African Americans with colon cancer have lower survival rates compared with white patients, despite an overall decline in colon cancer deaths.
However, delivering evidence-based care within an integrated health care system can improve survival rates for this population.
Investigators from the Stanford University School of Medicine evaluated the records of more than 30,000 patients with colon cancer who underwent treatment for their disease, comparing the care delivery with recommendations from the National Comprehensive Cancer Network (NCCN) Clinical Practice Guidelines in Oncology for Colon Cancer.
Their study results demonstrated that better overall survival rates were seen in all patients, including minorities, treated with integrated health systems—includes hospital-based care, outpatient services, and rehabilitation.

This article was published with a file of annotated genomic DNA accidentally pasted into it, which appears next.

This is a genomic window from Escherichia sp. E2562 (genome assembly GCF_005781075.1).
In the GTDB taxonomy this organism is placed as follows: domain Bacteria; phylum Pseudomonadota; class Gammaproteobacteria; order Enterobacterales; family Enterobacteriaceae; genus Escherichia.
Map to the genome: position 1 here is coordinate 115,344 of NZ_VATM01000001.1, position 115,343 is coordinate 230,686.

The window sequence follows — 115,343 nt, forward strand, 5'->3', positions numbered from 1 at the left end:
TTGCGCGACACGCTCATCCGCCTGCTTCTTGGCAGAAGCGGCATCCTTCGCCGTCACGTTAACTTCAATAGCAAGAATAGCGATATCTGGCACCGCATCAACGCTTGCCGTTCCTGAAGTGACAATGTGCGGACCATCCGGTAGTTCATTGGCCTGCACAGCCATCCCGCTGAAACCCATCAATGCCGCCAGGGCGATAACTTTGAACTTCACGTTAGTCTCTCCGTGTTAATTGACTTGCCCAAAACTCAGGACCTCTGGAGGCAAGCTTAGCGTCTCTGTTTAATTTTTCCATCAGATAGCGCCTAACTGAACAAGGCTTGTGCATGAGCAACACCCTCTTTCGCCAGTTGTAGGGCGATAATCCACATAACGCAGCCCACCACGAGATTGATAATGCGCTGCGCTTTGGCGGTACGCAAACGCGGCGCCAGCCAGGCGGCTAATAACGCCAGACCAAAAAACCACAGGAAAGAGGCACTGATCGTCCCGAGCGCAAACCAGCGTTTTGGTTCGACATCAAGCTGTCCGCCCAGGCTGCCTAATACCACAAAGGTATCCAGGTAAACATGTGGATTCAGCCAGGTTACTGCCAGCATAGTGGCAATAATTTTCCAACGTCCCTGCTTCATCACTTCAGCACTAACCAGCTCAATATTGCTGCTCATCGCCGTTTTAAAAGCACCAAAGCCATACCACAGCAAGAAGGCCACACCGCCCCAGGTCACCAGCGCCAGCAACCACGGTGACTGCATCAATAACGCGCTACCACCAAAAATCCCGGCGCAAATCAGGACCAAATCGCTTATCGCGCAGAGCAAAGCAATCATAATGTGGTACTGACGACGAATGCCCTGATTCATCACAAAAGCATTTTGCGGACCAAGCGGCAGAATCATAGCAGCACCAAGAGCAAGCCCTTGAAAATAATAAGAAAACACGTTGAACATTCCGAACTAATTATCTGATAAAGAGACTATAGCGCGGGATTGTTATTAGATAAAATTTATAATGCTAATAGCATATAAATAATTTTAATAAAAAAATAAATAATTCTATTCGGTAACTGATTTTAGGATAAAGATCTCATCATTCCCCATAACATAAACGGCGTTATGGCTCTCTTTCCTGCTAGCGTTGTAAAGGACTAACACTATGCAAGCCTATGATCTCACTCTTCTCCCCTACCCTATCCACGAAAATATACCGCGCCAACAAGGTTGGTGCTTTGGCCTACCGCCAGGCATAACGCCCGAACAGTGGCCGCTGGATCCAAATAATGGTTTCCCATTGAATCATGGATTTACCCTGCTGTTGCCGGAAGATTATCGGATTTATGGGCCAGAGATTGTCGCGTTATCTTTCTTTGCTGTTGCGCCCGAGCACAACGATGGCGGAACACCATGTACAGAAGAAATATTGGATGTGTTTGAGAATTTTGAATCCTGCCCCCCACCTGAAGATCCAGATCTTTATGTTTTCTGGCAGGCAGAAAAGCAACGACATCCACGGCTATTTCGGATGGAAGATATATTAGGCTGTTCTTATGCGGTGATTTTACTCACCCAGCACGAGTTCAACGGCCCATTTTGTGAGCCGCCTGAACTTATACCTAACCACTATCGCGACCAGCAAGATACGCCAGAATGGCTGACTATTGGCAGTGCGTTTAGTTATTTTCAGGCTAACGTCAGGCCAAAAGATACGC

The investigators conclude that providing evidence-based care that follows the sequential management decisions outlined in the NCCN Guidelines can equalize racial disparities and improve care for all patients.
African-American people diagnosed with colon cancer have consistently lower survival rates compared with white patients, despite a nationwide decline in colon cancer deaths overall.